In celebration of Peter Norman Day, Athletics Australia, in partnership with the Victorian Government, unveiled a statue in honour of the 1968 Olympic sprinter in Melbourne today, and Russel Taib was delighted to be invited and able to attend the event.
Norman raced to the silver medal at the Olympic Games in Mexico City Olympics that year, clocking 20.06, a performance that still stands as the Australian national record 51 years later.
But it was Norman’s brave stand in solidarity on the podium afterwards with Tommie Smith and John Carlos of the USA, the gold and bronze medallists, respectively, that will be remembered as one athletics iconic sporting moments with a special place in Olympic history. As Smith and Carlos held their arms aloft joined in a Black Power salute, Norman stood beside them, motionless, but showing his support by wearing an Olympic Project for Human Rights badge alongside his silver medal.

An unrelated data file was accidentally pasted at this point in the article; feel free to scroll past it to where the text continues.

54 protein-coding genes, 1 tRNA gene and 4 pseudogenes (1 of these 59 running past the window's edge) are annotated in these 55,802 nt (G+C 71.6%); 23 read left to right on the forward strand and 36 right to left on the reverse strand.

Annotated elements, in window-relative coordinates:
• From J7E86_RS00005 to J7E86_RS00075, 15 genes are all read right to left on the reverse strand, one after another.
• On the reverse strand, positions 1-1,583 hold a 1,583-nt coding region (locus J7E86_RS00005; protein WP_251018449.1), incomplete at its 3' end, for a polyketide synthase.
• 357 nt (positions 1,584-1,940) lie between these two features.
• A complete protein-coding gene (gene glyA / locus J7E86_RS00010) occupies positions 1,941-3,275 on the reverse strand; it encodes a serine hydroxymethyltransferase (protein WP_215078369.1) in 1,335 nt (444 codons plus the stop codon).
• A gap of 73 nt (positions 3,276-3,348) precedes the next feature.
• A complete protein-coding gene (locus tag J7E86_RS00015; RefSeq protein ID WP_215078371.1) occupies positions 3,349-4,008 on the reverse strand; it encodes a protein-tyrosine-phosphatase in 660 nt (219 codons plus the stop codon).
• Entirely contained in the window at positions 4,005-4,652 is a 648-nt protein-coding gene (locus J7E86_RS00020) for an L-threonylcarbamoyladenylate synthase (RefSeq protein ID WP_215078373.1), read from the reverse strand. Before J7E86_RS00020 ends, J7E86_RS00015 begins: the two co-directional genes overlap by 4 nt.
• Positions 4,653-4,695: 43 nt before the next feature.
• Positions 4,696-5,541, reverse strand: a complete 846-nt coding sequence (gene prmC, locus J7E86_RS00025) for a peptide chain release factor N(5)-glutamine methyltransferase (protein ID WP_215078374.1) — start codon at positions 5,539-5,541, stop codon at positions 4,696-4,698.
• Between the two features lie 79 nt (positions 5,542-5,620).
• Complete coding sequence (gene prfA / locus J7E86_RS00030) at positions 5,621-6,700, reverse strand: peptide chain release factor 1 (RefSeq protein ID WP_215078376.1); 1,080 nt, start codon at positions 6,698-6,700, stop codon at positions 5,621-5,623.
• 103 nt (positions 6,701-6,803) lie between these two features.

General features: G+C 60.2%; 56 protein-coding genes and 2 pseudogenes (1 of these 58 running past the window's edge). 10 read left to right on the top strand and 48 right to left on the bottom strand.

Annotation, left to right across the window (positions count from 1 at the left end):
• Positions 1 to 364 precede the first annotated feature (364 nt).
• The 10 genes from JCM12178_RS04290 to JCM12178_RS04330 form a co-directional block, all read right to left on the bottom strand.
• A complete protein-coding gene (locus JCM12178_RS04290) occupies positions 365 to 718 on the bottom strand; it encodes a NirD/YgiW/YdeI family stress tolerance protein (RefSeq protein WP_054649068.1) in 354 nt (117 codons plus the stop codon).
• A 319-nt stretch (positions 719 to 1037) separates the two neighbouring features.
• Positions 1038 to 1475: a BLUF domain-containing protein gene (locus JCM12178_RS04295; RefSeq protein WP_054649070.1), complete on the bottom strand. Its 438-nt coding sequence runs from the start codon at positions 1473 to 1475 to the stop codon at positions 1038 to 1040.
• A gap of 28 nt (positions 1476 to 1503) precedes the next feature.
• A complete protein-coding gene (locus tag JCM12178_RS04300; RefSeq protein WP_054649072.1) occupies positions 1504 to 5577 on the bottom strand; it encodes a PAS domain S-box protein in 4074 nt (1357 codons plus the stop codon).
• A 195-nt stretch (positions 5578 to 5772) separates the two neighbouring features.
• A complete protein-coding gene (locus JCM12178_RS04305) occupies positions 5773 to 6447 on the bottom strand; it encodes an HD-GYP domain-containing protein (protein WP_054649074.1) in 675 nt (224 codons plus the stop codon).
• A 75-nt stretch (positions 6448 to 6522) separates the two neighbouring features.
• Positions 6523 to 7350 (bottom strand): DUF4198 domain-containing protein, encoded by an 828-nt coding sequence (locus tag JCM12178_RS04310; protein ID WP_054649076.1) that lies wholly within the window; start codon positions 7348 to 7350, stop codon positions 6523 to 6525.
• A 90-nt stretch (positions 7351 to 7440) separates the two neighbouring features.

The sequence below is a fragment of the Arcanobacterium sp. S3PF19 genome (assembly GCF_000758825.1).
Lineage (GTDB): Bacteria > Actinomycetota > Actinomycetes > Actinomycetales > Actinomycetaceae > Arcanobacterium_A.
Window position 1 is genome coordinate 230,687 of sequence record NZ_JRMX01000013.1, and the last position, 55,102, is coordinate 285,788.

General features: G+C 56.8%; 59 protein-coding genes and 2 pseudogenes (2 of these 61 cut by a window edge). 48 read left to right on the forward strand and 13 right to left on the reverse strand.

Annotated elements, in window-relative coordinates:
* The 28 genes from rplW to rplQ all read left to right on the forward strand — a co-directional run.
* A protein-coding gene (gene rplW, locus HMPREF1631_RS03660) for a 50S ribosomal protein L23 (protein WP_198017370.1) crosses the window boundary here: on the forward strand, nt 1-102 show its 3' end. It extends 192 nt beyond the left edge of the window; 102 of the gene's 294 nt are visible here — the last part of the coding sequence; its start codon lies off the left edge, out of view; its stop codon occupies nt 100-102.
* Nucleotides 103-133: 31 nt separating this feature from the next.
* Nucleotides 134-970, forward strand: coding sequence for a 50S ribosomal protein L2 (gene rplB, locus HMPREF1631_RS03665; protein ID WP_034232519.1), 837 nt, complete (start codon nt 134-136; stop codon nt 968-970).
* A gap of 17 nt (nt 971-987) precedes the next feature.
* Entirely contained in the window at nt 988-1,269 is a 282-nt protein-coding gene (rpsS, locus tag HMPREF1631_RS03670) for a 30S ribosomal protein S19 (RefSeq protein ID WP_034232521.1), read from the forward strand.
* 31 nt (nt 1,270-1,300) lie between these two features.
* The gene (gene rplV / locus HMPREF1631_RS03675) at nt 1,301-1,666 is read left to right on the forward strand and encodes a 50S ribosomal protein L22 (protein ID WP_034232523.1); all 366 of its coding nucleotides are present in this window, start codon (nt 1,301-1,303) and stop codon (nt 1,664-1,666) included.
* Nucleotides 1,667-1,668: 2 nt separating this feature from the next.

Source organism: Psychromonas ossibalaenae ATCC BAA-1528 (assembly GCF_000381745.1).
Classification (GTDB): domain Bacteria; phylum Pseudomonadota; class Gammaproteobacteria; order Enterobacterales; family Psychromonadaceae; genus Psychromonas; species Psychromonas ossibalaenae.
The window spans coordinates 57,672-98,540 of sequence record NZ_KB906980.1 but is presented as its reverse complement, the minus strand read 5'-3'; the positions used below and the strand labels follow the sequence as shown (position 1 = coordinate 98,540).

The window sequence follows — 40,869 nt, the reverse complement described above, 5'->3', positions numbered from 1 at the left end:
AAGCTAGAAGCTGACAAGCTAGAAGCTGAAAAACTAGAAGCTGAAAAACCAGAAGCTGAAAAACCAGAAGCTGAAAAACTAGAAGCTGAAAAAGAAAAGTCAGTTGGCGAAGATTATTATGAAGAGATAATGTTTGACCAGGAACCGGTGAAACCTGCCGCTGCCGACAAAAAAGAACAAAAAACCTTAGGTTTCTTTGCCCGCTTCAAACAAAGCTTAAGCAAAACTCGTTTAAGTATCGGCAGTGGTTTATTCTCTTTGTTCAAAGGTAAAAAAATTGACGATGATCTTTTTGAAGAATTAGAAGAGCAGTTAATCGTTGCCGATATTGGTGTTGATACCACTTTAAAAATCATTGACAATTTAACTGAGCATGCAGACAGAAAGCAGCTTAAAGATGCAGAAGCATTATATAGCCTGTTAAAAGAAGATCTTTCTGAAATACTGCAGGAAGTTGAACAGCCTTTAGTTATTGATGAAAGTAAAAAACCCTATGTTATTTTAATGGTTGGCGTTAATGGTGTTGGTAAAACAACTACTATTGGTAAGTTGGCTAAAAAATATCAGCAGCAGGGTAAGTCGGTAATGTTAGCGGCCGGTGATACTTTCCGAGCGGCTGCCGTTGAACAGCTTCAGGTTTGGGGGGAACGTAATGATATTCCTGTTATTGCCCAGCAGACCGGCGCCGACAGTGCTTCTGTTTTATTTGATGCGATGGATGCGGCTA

Among those who attended the unveiling ceremony were his coach Neville Sillitoe, his mother Thelma and daughter Janita.
Neville (awarded a Medal of the Order of Australia in 2018 for services to athletics) coached Peter Norman and Denise Boyd (Commonwealth and Olympian sprinter, Australian athletics hall of fame) and Denise Boyd is Russel’s lead coach. Neville spotted Russel as potential sprinter as a junior school runner, encouraged him and inspired him along that path with tales of Peter Norman as a man and an athlete. To this day now 93 Neville still follows Russel’s emerging career and is a valued mentor.